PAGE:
David Powlison investigates how the social sciences, especially psychology, can coherently hold together the moral demand for personal responsibility, the fact of social conditioning, and the experience that we are victims of forces beyond our control.
As he puts the question: I am responsible for my sins: ‘Johnny is a bad boy.’ My will is in bondage: ‘Johnny can’t help it.’ I am deceived and led about by others: ‘Johnny got in with a bad crowd.’ How can these be simultaneously true?”
The answer, he claims, is theological: “Human motivation is always ‘with respect to God.’ The social and behavioral sciences miss this ‘intentionality,’ because they themselves are idolatrously motivated. In a massive irony, they build into their charter and methodology a blindness to the essential nature of their subject matter. . . . Motivation is always God-relational. Thus human motivation is not essentially the sort of unitary species-wide phenomenon that the human sciences pursue. It is encountered and observed in actual life as an intrinsically binary phenomenon: faith or idolatry.”
In short, the social sciences can hold these dimensions together only with a radically revised anthropology, an anthropology of homo adorans: “human beings are worshiping creatures, willy-nilly.”
This forces a revision of the diagnosis of various psychological disorders. Food disorders aren’t simply a matter of being “hunger driven.” Rather, the issue is “I am ‘hunger-driven-rather–than-God-driven.'” God intends for us “to relate to food by thankfully eating what we know we have received and by sharing generously. I am an active idolater when normal hunger pangs are the wellspring of problem behavior and attitudes.”
But idolatry is flexible enough not only to cover inner motivations, but social formation. Idolatry is a public reality, shared among people. Thus, for instance: “The idolatries inhabiting our relations with food, however, are as social as they are biological or psychological. Perhaps my father modeled identical attitudes. Perhaps my mother used food to get love and to quell anxiety. Perhaps they went through the Great Depression and experienced severe privation, which has left its mark on them and made food a particular object of anxiety.”
Some Christian psychologists miss the central issue of idolatry. When secular psychology is “baptized” into Christian counseling, the stark issue of idolatry and faith is obscured. The “rather than God” at the root of human motivation is ignored.
And this distorts the whole psychological theory. Some theories posit a set of basic needs. Idols may still figure into the picture, but they are secondary: “our idols are wrong ways to meet legitimate needs. Repentance from idolatry is thus also secondary, being instrumental to the satisfaction of needs.” Whatever the intensions, this ends up instrumentalizing the gospel: “the logic of love-need systems is analogous to the ‘health and wealth’ false gospels. Jesus gives you what you deeply yearn for without challenging those yearnings.”
Powlison argues that for the Bible idolatry is the issue, “the primary motivational factor. We fail to love people because we are idolaters who love neither God nor neighbor. We become objectively insecure because we abide under God’s curse and because other people are just as self-centered as we are. We create and experience estrangement from both God and other people. The love of God teaches us to repent of our ‘need for love,’ seeing it as a lust, receiving merciful real love, and beginning to learn how to love rather than being consumed with getting love.”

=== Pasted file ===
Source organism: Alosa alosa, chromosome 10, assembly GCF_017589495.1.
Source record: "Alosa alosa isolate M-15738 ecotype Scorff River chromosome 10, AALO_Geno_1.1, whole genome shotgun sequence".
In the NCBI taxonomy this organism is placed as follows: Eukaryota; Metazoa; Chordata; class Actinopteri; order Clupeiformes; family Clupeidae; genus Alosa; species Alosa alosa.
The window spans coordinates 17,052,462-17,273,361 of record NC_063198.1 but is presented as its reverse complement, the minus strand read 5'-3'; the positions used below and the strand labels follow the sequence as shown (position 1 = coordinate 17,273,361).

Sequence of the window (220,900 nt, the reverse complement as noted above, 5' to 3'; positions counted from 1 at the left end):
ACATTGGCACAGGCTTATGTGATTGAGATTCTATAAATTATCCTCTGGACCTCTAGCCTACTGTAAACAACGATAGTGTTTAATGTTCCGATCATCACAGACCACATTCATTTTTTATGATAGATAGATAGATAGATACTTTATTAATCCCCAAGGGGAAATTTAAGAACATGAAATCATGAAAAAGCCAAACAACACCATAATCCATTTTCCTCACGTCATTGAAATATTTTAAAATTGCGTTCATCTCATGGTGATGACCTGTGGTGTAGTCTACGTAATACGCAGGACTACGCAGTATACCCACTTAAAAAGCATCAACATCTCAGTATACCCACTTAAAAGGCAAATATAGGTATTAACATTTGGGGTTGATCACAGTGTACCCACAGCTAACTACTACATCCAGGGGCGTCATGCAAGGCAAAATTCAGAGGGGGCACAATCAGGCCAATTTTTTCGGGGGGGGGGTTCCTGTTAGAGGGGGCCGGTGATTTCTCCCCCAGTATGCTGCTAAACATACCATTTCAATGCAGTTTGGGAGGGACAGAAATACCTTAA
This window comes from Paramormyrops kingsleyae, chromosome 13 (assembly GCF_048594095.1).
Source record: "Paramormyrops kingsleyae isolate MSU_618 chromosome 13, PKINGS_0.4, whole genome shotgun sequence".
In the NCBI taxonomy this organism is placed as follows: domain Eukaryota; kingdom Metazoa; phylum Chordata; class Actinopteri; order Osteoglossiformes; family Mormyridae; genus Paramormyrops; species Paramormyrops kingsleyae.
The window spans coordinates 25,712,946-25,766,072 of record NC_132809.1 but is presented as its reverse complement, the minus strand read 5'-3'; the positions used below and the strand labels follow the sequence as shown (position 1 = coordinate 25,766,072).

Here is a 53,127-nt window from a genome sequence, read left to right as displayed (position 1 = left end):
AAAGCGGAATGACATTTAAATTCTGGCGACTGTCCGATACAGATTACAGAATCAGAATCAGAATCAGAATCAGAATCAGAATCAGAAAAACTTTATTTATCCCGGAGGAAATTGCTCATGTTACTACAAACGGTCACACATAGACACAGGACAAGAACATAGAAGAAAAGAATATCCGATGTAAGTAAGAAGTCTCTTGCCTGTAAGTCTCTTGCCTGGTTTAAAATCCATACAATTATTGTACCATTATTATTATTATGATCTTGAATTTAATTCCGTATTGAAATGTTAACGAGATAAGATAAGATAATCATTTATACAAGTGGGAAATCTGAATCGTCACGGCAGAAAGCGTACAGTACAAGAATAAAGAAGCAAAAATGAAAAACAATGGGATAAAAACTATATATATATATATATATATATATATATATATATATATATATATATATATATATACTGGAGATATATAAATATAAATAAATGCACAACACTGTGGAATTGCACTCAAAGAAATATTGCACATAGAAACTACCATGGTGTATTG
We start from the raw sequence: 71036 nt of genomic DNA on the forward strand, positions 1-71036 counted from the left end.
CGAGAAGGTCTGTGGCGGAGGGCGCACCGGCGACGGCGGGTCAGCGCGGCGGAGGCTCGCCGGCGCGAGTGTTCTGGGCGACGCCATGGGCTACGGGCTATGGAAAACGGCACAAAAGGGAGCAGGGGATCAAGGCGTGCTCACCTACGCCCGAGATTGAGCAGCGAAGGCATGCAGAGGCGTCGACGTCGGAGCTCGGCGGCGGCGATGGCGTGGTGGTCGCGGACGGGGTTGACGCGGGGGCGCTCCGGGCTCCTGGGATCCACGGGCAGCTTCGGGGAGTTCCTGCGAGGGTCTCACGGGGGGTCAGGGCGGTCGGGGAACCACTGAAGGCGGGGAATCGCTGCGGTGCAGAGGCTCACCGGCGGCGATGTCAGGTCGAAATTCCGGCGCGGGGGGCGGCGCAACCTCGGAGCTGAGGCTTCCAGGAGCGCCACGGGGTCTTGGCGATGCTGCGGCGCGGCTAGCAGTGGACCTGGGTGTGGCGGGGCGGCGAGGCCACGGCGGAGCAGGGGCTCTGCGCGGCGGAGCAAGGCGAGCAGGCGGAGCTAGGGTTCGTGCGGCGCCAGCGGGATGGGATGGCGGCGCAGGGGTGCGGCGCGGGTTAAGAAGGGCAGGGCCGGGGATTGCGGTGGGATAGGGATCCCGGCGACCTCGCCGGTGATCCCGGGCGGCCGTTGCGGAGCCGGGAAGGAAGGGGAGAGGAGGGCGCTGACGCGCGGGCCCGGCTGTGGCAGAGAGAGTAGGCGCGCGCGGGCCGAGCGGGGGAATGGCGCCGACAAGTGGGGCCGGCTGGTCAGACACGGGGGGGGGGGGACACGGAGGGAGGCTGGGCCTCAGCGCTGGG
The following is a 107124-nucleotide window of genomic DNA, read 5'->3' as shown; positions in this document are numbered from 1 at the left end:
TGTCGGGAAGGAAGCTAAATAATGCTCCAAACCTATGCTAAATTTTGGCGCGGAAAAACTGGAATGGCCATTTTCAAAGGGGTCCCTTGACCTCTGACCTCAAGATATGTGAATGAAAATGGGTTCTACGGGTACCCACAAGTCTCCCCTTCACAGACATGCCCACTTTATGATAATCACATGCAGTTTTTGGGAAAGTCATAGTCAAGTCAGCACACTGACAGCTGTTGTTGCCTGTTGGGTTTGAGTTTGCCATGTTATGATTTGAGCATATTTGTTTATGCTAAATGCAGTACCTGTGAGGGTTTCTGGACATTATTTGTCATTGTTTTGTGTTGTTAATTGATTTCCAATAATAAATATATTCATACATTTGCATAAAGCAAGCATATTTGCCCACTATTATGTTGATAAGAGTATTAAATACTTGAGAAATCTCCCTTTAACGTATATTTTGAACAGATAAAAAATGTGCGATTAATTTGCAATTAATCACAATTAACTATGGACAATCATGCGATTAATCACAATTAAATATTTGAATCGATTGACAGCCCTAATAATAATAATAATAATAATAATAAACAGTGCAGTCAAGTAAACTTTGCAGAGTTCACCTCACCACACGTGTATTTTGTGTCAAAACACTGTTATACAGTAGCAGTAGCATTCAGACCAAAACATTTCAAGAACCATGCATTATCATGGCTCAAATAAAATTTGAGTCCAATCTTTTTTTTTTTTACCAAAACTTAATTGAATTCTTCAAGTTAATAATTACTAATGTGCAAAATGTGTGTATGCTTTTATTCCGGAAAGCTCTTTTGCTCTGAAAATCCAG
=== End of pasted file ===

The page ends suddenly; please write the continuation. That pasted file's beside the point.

In short, “there is no such thing as that neutral, normal and a priori love need at the root of human motivation.” There is either love for God or for some idol. Love and need is always intentional, directed at some object.
The category of idolatry also helps us avoid the reductionism of psychological typology: “He is a type-A person. He is a Pleaser. He is a Controller. He is a combination of melancholic and choleric temperaments.”
This isn’t much help since “they are not explanations for anything but are simply ways of describing common clusters of symptoms.” Further, people aren’t so simple because their loves and objects of worship aren’t so straightforward. Idols come in clusters, and they shift over time; we devote ourselves to Idol A for awhile, and then find Idol B more attractive.
We can’t even really say “His root idol is X”: “the data on idolatry does not generally support such reductionistic understandings of the human heart. At best we can make the softer claim, ‘His most characteristic idol is . . . usually . . . but at other times . . . !’ For purely heuristic purposes it may be useful to notice that one person is particularly attuned to the intimacy idols, another to avoidance idols, another to power idols, another to comfort idols, another to pleasure idols, another to religiosity idols, and so forth.”
In the end, we have to acknowledge the wisdom of Calvin: Our hearts are factories of idols, making use of what material the world hands us. We are all polytheists, rent in pieces by the demands of our many lords.
Which is why “Thou shalt have no other gods before Me” is a charter of liberty.